Death and Taxes. (And Tithing?)

Some members might exclaim that they pay tithing because they like the programs that the church offers and want to help build the Kingdom of God – not because they are afraid of consequences if they don’t pay. Indeed, many tax payers would say that they pay taxes because they like the programs and institutions that the government provides. In truth, they pay taxes because if they don’t, men with guns will show up at their doorstep. (see this excellent video). You can test if this is true when/if taxes are lowered and then see if people continue to pay the higher rate. If the threats of being burned at Christ’s return were not meant to induce people into paying tithing, they would never be brought up in the first place.

The Mormon Mindset

To be clear, most Mormons today would say that the pay their tithing out of a desire to please God and demonstrate humility and obedience. This is a testament to the sincere character of their devotion. Mormons are good people who want to draw near to God. The leaders and theology that they exist under depend upon this.

How Fraud Has Power to Induce

Remember this guy?

Remember this guy?

As I have previously written in “The Lies That Bind” The Mormon Shaman, or spiritual leader, can only acquire and hold his followers enthralled if he has bound them through a truth myth which incorporates the ego of the members themselves. This can only be done by providing misinformation which establishes the leader as possessing a mystical nature. This may take the form of an exclusive divine authority, heavenly powers or prophetic ability.

House of Cards

The seven claims that are cited in the fraud claim against Monson speak directly to the basis upon which the Mormon Prophet derives the authority to endorse the truthfulness of the above mentioned inducements to the payment of tithes.

  • 1) The Book of Abraham is a literal translation of Egyptian papyri by Joseph Smith.
  • 2) The Book of Mormon was translated from ancient gold plates by Joseph Smith is the most correct book on earth and is an ancient historical record.
  • 3) Native Americans are descended from an Israelite family which left Jerusalem in 600 B.C.
  • 4) Joseph and Hyrum Smith were killed as martyrs in 1844 because they would not deny their testimony of the Book of Mormon.
  • 5) The Illinois newspaper called the Nauvoo Expositor had to be destroyed because it printed lies about Joseph Smith.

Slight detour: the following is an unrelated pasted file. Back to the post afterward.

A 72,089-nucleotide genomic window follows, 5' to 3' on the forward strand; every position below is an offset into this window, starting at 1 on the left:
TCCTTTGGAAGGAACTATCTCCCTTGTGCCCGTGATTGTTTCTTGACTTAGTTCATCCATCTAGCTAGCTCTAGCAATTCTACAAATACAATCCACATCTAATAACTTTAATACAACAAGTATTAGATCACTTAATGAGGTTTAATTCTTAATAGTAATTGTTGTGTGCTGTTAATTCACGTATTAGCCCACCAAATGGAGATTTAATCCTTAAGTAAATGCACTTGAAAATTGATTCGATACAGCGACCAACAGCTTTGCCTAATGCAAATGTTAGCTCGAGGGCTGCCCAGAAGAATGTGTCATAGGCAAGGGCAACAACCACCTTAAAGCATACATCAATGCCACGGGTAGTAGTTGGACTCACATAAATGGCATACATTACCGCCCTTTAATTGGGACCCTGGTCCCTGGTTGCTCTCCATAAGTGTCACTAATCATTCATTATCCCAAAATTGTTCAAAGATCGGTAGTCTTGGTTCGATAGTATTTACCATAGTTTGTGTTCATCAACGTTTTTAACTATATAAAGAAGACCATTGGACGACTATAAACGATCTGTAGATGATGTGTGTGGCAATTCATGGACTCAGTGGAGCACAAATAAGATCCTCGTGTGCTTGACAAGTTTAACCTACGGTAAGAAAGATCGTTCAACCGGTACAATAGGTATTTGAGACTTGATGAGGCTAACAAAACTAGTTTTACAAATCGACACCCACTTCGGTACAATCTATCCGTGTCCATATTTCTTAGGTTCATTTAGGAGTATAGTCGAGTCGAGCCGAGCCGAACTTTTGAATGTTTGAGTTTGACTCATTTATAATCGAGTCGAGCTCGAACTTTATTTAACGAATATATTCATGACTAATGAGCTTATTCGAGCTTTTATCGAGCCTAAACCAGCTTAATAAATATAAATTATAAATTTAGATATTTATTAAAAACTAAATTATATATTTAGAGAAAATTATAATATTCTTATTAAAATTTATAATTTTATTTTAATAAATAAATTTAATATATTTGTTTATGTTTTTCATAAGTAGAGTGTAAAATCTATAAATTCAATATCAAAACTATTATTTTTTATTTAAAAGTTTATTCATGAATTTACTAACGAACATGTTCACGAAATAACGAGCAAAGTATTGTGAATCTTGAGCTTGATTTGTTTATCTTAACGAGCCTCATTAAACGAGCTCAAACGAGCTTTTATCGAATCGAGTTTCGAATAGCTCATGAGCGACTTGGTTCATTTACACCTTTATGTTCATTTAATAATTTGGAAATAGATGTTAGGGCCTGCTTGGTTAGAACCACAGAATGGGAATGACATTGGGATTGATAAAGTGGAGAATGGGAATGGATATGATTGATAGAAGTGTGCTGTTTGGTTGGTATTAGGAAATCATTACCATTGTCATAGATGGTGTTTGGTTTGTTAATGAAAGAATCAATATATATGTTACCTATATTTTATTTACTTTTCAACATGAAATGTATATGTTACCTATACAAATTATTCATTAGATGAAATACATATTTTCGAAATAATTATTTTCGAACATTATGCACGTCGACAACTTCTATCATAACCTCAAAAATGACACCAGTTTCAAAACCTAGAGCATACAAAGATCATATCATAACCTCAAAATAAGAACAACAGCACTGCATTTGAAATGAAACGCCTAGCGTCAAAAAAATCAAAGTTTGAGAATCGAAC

• 6) There was no death on this planet prior to 6,000 years ago
  • 7) All humans alive today are descended from just two people who lived approximately 6,000 years ago

Points 1 & 2 speak to the powers, ability and divine calling of Joseph Smith. His ability to translate the Book of Mormon and Book of Abraham were testaments to his power. Since the Priesthood keys and authority which give the Prophet his position originated with Joseph – if you disprove these texts as factual – then you discredit Joseph’s claims to power. If Joseph’s power and authority was fraudulent, then none of the subsequent prophets have any legitimate power or authority either.

This is the Mormon House of Cards which hinges upon Joseph Smiths credibility and reaches all the way to the current Prophet, who ever that may be.

Points 3, 6 & 7 all speak to the authenticity of Mormon Scripture, which was brought forth by translation or revelation by Joseph Smith. If you demonstrate these to be false, then you discredit Joseph Smith and the House of Cards falls.

Points 4 & 5 speak to the personal character of Joseph Smith. If he destroyed the Expositor for publishing truths about his practice of polygamy and ambitions for theocracy then his imprisonment at Carthage was justified (though his murder was not). If Joseph lied to church members about his practice of polygamy, he would be using the means of Satan, the father of all lies, to disguise what he claims to be God’s commandment of plural marriage.  Since God would not use the tools of Satan to establish his Law, the character of Joseph as a Prophet is discredited and House of Cards goes down.

One can see why these points would be kept out of plain view of the church members. Making them evident would not be faith promoting. Once the House of Cards falls in the mind of a member who sees these connections, the fraud is exposed – and the captive is set free.


It is informative to see the differences between the way that Mormons are taught that God calls upon them to give in comparison to the general Christian view. In one instance you are induced to pay for fear of being burned, and in the other you are taught to be a cheerful giver without penalty if you decline.

I personally choose cheer over fear.


I mistakenly attributed the “Fire Insurance” quote to Neal A Maxwell rather than Marion G Romney. The linked reference had the correct author. Thanks to Robert Upshaw for noticing. I updated the post.

Update 2:

Commenter Derek posted:

Interestingly, I asked my bishop one time if I may choose the worthy organizations to which I could donate my tithe…. the clear answer was NO… I must give 100% of the 10% to the LDS church to be considered a “full” tithe payer.

Is only valid if paid to the Church? Could they not count as tithing money donated to charities that do the sort of work the Savior advised – healing the sick, clothing the naked and feeding the hungry. The instructions from the brethren are crystal clear in this regard:

“We do not pay tithing by contributing to our favorite charities. The contributions we should make to charities come from our own funds, not from the tithes we are commanded to pay to the storehouse of the Lord.” (Apostle Dallin H Oaks “Tithing” April 1994 General Conference)